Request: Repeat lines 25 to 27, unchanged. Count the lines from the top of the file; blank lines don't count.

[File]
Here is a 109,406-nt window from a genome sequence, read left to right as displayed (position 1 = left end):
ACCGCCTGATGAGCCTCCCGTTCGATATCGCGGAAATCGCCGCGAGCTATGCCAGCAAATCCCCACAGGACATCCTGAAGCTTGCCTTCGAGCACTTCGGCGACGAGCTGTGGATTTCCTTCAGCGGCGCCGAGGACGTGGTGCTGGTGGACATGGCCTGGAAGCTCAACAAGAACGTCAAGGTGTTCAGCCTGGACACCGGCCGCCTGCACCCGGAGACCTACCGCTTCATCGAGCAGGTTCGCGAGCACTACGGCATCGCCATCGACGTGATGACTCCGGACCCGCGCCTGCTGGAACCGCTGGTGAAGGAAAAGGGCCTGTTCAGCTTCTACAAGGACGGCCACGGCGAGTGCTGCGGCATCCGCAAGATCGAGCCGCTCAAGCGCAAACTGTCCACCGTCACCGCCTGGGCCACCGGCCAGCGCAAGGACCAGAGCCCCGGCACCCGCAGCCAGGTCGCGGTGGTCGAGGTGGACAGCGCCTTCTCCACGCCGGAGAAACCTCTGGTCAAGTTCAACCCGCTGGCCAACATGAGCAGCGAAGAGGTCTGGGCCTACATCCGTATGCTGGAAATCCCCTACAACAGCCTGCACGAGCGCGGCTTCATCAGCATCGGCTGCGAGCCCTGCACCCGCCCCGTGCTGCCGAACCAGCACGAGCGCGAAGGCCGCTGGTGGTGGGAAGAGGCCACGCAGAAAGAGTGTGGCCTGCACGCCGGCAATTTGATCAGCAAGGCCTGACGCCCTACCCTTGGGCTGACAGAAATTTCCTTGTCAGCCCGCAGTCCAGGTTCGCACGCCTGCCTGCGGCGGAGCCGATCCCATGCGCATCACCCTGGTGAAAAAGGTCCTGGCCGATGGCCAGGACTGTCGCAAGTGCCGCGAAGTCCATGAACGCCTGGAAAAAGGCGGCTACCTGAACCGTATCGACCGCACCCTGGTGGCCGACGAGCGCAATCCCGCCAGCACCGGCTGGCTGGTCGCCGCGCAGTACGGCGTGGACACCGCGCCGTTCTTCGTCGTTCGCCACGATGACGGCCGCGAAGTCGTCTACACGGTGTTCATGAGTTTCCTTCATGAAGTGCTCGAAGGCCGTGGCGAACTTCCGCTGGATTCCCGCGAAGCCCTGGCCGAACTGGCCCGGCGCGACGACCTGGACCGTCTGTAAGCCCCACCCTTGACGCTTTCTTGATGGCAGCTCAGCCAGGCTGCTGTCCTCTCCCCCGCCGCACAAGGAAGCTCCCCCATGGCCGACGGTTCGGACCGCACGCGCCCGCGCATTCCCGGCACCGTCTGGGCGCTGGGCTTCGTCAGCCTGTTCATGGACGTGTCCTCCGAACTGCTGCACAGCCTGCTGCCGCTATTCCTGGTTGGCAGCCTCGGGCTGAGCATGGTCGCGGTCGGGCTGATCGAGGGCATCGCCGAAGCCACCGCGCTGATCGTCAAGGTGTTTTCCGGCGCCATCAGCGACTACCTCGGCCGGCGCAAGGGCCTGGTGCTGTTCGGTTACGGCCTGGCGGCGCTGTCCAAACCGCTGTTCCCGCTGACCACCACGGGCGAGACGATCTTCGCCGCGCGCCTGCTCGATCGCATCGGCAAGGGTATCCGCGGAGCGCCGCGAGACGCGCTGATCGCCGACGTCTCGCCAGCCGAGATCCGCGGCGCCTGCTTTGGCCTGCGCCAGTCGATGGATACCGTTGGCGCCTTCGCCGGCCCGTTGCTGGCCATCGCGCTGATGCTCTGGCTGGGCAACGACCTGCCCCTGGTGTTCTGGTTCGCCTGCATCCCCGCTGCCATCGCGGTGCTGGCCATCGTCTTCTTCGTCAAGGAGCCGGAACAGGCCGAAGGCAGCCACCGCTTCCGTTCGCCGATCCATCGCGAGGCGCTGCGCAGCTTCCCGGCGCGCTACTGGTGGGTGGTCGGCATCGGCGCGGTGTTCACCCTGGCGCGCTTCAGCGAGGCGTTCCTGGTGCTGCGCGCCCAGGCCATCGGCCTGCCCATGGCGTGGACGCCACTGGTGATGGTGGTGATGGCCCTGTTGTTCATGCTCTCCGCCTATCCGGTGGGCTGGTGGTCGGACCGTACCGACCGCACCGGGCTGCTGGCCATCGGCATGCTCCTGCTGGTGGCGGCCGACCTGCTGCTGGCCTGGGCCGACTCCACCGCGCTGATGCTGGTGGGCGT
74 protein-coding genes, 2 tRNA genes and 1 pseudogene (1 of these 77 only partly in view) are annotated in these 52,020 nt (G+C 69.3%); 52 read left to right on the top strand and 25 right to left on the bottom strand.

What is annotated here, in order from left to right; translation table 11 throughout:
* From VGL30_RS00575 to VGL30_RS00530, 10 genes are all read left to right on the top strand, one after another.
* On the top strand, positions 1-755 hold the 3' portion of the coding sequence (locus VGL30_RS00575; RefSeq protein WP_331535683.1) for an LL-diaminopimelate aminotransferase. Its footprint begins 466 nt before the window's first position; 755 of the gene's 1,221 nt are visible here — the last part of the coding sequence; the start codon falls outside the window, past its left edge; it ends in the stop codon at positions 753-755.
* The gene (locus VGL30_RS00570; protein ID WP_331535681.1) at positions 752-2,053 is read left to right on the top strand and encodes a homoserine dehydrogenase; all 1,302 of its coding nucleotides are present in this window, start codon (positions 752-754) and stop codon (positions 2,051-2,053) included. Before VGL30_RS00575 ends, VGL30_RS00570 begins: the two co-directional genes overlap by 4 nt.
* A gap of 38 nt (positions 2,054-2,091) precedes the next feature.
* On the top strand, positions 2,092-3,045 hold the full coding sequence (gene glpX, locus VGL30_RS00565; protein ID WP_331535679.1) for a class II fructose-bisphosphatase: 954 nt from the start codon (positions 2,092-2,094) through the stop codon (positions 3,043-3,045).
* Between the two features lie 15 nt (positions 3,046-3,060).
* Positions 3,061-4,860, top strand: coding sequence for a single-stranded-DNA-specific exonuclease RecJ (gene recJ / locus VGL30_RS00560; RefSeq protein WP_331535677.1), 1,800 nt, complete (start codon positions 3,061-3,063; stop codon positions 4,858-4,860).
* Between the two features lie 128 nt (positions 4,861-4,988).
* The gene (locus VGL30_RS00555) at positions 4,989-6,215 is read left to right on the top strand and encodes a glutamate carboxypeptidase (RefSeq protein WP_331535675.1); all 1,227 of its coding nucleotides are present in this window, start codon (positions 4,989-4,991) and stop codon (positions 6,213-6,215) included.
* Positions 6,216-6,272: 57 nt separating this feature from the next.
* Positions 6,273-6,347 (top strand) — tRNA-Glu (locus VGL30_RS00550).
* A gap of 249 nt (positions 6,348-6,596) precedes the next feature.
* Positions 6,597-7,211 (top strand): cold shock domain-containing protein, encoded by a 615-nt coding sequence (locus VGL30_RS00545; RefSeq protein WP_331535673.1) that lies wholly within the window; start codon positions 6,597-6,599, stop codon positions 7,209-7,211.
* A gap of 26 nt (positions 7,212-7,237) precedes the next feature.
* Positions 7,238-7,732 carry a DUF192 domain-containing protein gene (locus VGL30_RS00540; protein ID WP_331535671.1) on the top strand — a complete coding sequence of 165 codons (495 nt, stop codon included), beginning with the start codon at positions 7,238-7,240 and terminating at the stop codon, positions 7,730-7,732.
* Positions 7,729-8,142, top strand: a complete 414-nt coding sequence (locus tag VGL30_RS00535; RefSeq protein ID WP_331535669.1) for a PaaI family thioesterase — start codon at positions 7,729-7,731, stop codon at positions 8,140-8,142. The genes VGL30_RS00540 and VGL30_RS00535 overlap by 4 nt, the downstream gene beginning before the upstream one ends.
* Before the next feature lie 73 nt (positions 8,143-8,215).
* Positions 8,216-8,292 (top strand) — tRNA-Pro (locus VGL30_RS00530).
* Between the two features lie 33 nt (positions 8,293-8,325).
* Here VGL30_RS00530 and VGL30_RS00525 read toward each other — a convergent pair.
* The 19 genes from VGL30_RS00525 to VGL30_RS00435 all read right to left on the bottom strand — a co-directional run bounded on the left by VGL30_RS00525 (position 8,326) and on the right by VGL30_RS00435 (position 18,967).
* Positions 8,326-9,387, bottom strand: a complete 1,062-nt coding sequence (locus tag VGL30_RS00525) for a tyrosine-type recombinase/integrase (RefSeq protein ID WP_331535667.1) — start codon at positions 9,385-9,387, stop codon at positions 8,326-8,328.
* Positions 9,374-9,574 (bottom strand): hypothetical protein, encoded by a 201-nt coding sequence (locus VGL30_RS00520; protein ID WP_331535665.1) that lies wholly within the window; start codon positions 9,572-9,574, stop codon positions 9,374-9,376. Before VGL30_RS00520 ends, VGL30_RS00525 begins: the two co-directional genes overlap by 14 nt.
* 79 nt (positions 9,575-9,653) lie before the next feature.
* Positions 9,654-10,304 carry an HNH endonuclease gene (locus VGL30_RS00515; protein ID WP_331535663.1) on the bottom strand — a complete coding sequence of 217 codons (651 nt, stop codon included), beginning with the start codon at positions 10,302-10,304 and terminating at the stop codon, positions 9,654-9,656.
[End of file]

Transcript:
* The 19 genes from VGL30_RS00525 to VGL30_RS00435 all read right to left on the bottom strand — a co-directional run bounded on the left by VGL30_RS00525 (position 8,326) and on the right by VGL30_RS00435 (position 18,967).
* Positions 8,326-9,387, bottom strand: a complete 1,062-nt coding sequence (locus tag VGL30_RS00525) for a tyrosine-type recombinase/integrase (RefSeq protein ID WP_331535667.1) — start codon at positions 9,385-9,387, stop codon at positions 8,326-8,328.
* Positions 9,374-9,574 (bottom strand): hypothetical protein, encoded by a 201-nt coding sequence (locus VGL30_RS00520; protein ID WP_331535665.1) that lies wholly within the window; start codon positions 9,572-9,574, stop codon positions 9,374-9,376. Before VGL30_RS00520 ends, VGL30_RS00525 begins: the two co-directional genes overlap by 14 nt.